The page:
Cracked Corn - Page 2 - The Horse Forum

 76Likes
Reply
 
LinkBack Thread Tools
post #11 of 102 Old 02-12-2014, 09:58 AM
Super Moderator
 
Join Date: May 2012
Location: CT USA an English transplant
Posts: 22,263
• Horses: 3
I wouldn't waste money on cracked corn - the horses find it hard to digest if they don't chew it really well and most of it gets pooped out 'untouched'
In the UK we can get micronized maize flakes (Corn) which is very good for putting weight on horses and a good winter feed for horses that live out and need extra calories to keep them warm but its not available in the US as far as I know - its also 'high energy' so not great for a horse that's a bit fizzy or not in fitness work
We used to feed boiled oats to the show horses (cooked in a boiler or small amounts in a pressure cooker) to get show condition on them. For some reason it doesn't make horses hyper when you feed them like that and is good for weight gain
jaydee is online now  
Sponsored Links
Advertisement
 
post #12 of 102 Old 02-12-2014, 10:04 AM
Weanling
 
Join Date: Sep 2012
Location: Coastal Maine
Posts: 695
• Horses: 1
Once upon a time, I had a horse that was a little under weight, and my farrier at the time (you know, the BEST one around ) told me to feed her corn. It would help put on weight, AND help keep her teeth smoother.

She colicked and died about 2 months after we started her on the corn. This is what the vet had to say:

Corn. Is. Bad.

Could he say definitely that it was the corn that did it? No. But he did say that corn is extremely hard to digest, it sits in the hind gut and ferments, causing quite a lot of pain and gas. Its not worth feeding, and really doesn't do much for weight gain.

I should have asked the vet to begin with. He said rice bran oil, flax seed oil, and beet pulp are the best things you can give a horse for weight gain. Its easy to digest, AIDS in digestion, is great for their skin and they can eat it along with their regular feed/ hay schedule and be fine.

I would stay as far away from corn as you can. If your horse needs weight, give her some beet pulp. You can't go wrong with it.
loosie, EliRose and Draft lover like this.
Strawberry4Me is offline  
post #13 of 102 Old 02-12-2014, 12:17 PM
Trained
 
Join Date: Jul 2011
Location: Portland, OR
Posts: 5,286
• Horses: 1
Quote:
Originally Posted by Saddlebag View Post
In very cold weather we added about 1/2c of coarse ground corn to their pellets. The horses were in good shape, but I don't know if the corn contributed to that. People carry on like oats are toxic. Oats are higher in protein than hay and when horses actually worked for a living they needed the extra protein to carry them between feedings. This was pretty much the origins of the one hour lunch break, to allow the horses to refuel and rest. Oats are cheap. They have a reputation for making a horse hot headed but there's a direct correlation between quantity fed and being locked up in a stall.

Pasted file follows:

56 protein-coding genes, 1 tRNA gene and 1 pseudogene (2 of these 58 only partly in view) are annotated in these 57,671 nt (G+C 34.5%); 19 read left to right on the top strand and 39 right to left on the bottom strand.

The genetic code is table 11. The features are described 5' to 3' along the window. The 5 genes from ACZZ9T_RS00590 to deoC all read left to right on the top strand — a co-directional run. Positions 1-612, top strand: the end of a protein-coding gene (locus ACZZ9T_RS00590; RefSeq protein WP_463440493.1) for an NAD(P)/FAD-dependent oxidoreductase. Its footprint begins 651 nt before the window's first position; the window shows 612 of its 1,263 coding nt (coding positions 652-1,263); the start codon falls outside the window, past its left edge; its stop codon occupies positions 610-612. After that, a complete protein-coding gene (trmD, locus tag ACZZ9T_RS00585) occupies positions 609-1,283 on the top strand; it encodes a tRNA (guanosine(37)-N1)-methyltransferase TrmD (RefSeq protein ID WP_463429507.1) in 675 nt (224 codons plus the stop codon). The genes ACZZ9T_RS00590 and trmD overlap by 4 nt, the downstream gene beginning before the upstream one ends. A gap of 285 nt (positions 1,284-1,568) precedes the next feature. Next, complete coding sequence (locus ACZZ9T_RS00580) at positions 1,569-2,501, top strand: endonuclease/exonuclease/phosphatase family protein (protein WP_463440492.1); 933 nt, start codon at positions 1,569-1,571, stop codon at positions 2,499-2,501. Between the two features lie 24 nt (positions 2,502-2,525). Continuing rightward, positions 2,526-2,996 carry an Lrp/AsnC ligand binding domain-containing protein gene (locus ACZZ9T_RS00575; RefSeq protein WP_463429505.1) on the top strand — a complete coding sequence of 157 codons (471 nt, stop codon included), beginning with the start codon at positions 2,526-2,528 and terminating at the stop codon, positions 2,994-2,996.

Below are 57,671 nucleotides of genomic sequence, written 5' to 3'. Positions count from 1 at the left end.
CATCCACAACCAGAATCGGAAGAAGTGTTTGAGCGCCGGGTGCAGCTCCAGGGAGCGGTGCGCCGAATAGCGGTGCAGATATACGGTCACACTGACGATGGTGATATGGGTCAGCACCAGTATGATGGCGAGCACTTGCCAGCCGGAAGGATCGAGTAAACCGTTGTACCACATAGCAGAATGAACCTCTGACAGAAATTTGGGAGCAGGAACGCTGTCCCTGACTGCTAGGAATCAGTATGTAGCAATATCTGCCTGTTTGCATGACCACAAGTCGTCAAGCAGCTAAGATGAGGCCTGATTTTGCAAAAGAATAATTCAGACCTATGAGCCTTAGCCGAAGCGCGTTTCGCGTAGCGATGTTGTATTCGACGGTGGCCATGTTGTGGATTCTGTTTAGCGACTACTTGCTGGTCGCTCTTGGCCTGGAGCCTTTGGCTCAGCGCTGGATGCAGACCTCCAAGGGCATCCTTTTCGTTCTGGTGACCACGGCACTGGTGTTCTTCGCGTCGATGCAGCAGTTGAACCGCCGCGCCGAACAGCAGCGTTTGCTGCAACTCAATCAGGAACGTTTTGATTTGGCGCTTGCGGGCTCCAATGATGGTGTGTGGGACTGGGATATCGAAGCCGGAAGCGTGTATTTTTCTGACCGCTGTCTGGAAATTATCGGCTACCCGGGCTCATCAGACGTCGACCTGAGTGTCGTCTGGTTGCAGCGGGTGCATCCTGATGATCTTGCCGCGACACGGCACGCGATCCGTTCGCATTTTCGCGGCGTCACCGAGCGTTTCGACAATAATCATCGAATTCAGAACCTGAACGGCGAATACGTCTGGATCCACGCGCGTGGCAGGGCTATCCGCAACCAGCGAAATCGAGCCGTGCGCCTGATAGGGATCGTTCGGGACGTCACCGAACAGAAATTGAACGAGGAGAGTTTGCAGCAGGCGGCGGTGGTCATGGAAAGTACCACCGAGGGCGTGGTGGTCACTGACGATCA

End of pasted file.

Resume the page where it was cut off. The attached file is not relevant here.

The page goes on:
Oats are not higher protein than hay. Oats are 9% protein, whereas the average for grass hay is 11% (according to Equi-Analytical)
loosie, Wallaby, smrobs and 4 others like this.
verona1016 is offline  
post #14 of 102 Old 02-12-2014, 01:20 PM Thread Starter
Weanling
 
Join Date: Mar 2013
Location: Florida
Posts: 729
• Horses: 1
Quote:
Originally Posted by Strawberry4Me View Post
Once upon a time, I had a horse that was a little under weight, and my farrier at the time (you know, the BEST one around ) told me to feed her corn. It would help put on weight, AND help keep her teeth smoother.

She colicked and died about 2 months after we started her on the corn. This is what the vet had to say:

Corn. Is. Bad.

Could he say definitely that it was the corn that did it? No. But he did say that corn is extremely hard to digest, it sits in the hind gut and ferments, causing quite a lot of pain and gas. Its not worth feeding, and really doesn't do much for weight gain.

I should have asked the vet to begin with. He said rice bran oil, flax seed oil, and beet pulp are the best things you can give a horse for weight gain. Its easy to digest, AIDS in digestion, is great for their skin and they can eat it along with their regular feed/ hay schedule and be fine.

I would stay as far away from corn as you can. If your horse needs weight, give her some beet pulp. You can't go wrong with it.